Animal Agriculture and Food Poisoning

Animal Agriculture and Food Poisoning


Food-borne illnesses are responsible for the hospitalization of 128,000 and death of 3,000 Americans annually. All animal products can cause food poisoning, with the bodies of birds being the primary cause, although sometimes contaminated plant foods can cause it as well.

Food-borne illnesses come from intestinal bacteria- something decidedly lacking in plants like spinach and sprouts. So how do spinach E.Coli outbreaks start? Animals on factory farms produce an enormous amount of waste and are not subject to sewage processing like human waste. This means the waste is pumped into manure cesspools (ironically called lagoons) where it poses an enormous risk to the environment and public health. Run-off from lagoons makes its way into waterways and is sometimes used directly to irrigate plant crops. This contaminates the plant crops with food-borne pathogens.

Unsanitary farming conditions, in combination with equally unsanitary conditions when animals are “processed” (slaughtered and dismembered) mean that fecal contamination is rife in animal products, making them the root cause of food poisoning, including dangerous antibiotic resistant strains of food-borne pathogens.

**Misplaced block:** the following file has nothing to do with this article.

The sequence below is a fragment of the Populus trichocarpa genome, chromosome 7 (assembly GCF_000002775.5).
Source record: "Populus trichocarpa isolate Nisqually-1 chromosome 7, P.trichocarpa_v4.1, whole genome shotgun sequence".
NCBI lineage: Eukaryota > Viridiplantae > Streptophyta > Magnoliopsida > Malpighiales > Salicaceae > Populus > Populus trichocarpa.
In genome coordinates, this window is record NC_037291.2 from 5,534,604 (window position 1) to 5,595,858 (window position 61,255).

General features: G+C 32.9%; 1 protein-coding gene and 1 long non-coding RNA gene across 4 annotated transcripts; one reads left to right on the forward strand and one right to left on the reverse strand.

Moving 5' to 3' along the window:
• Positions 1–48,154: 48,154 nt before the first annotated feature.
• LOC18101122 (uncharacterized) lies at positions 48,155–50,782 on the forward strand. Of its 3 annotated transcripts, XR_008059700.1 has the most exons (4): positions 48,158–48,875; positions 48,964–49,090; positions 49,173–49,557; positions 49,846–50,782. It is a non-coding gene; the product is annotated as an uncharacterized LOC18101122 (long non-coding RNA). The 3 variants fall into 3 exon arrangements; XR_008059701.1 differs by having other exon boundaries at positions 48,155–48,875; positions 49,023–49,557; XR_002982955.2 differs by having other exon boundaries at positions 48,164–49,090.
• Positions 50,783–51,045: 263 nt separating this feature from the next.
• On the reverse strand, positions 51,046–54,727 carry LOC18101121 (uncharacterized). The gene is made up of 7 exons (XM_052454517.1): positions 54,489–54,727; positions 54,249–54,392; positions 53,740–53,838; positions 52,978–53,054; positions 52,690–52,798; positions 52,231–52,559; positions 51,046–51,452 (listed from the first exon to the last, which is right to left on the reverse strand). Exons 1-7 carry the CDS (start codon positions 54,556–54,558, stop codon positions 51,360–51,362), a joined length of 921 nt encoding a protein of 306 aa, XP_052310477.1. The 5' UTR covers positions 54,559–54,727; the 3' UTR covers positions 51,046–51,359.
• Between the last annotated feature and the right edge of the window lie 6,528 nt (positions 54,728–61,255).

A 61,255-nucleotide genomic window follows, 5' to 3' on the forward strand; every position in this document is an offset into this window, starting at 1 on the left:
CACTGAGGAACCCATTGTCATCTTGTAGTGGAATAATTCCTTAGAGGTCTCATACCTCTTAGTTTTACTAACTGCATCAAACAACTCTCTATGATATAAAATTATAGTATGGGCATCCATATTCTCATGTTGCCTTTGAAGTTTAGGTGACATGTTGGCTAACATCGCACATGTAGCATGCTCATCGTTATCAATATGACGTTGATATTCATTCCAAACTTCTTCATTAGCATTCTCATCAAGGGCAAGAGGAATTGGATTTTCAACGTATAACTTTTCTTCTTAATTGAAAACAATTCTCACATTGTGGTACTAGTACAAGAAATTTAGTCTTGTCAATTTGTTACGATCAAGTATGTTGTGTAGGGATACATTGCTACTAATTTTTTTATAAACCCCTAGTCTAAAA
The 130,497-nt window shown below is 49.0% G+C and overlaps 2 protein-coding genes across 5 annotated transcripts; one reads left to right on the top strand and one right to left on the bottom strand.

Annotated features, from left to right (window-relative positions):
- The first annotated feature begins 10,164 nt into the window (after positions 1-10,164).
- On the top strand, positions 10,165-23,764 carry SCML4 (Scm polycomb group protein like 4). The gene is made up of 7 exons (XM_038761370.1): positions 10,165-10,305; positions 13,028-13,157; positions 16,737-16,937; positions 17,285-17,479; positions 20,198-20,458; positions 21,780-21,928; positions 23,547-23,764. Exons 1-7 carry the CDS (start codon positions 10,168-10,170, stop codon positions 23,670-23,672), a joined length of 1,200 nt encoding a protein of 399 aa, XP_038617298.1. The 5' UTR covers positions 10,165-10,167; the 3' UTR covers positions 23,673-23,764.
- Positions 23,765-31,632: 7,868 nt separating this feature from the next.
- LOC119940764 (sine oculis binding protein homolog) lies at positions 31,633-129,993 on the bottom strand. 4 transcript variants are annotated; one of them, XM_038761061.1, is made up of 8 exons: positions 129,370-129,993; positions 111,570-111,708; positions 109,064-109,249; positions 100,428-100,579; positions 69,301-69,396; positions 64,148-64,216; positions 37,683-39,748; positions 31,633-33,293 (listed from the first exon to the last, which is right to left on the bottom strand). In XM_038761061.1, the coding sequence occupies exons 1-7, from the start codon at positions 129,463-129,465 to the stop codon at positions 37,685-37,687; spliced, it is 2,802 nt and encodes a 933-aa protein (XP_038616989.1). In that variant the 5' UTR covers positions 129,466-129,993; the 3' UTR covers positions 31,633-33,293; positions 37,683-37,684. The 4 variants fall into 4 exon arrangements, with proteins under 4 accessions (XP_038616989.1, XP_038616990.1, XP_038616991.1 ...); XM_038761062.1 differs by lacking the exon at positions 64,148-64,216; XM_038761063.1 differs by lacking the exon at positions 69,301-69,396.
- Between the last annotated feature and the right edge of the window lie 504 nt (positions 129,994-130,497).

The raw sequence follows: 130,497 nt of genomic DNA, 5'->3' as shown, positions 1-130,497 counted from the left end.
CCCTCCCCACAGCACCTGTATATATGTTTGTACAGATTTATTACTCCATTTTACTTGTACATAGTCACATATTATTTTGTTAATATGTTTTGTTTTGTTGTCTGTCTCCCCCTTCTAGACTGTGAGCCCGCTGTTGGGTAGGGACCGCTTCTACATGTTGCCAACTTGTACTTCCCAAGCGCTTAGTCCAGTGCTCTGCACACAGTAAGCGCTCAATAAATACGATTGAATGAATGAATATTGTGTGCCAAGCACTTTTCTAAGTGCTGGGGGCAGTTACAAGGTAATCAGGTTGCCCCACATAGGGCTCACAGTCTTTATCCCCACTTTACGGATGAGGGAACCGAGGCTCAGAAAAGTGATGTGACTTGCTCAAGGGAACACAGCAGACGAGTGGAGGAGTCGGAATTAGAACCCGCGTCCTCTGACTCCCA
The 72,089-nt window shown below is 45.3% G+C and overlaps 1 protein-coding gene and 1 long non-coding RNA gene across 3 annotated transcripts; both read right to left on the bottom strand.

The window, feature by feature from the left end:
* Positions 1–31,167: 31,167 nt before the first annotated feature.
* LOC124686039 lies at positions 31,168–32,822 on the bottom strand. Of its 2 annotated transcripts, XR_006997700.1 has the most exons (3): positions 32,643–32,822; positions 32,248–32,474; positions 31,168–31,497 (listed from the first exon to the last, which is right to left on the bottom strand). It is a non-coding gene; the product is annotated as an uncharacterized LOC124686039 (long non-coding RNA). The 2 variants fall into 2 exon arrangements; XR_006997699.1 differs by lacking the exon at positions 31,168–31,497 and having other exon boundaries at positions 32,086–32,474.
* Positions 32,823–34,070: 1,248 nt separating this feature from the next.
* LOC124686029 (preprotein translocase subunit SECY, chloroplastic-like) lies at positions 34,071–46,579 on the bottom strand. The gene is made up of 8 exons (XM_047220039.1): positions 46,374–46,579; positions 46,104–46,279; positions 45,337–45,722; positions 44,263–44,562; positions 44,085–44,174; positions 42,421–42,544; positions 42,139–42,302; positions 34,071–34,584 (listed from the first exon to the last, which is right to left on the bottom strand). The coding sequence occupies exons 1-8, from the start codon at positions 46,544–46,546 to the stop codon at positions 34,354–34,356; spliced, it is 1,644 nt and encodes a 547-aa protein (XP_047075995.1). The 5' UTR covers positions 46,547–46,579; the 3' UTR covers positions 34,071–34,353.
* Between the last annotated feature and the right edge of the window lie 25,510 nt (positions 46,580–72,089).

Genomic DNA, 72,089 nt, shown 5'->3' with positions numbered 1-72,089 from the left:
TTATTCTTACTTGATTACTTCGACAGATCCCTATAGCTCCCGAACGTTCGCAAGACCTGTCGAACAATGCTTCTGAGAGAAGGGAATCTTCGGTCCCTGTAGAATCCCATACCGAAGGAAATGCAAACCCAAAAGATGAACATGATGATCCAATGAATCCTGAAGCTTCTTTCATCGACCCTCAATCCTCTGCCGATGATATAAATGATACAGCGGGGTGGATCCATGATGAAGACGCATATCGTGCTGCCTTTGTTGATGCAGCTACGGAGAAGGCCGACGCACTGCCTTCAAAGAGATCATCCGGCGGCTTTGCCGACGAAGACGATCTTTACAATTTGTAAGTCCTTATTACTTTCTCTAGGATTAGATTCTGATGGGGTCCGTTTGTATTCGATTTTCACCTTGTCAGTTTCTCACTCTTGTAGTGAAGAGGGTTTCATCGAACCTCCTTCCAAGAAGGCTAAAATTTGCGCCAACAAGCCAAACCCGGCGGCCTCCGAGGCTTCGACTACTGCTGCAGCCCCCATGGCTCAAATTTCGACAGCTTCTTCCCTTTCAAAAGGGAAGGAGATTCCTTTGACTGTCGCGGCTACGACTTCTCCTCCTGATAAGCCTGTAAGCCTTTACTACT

Both directly and indirectly, the farming and killing of animals for human consumption is a major cause of food poisoning and illness in humans.

Animal Abuse = Human Abuse

Why is making the connection important?

As animal advocates, we are often met with the claim that our advocacy for animals is somehow less important because human suffering is a priority. We won’t address the hypocrisy of this claim here. However, by clearly illustrating the connection of how animal abuse also leads to human abuse, this not only counteracts this quick dismissal of animal suffering, but it can also make our message easier for others to relate to from a human rights perspective.

This is the third release of our new series “Animal Abuse = Human Abuse” designed to help expand the reach of our advocacy for animals to new audiences.

‘To read more about food-borne illnesses, click here.

To read more about food poisoning from pesticides, click here.